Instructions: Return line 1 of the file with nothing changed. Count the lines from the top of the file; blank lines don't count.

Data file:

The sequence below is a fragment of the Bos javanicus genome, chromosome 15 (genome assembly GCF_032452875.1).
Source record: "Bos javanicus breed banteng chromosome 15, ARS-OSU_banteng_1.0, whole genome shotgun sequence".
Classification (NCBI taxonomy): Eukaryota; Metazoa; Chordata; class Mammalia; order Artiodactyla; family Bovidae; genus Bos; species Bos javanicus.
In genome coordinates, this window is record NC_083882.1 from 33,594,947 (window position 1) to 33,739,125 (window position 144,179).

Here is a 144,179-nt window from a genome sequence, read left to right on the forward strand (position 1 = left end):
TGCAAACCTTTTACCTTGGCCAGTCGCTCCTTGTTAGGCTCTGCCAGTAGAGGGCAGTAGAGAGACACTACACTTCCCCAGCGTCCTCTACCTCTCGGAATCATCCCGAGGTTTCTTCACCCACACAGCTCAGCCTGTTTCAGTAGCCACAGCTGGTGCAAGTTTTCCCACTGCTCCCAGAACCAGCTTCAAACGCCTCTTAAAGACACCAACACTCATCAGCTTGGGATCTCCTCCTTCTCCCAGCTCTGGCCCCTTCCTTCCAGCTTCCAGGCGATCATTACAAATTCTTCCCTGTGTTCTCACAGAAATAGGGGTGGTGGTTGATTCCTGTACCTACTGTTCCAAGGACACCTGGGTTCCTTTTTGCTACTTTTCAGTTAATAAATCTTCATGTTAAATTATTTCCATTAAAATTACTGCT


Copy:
The sequence below is a fragment of the Bos javanicus genome, chromosome 15 (genome assembly GCF_032452875.1).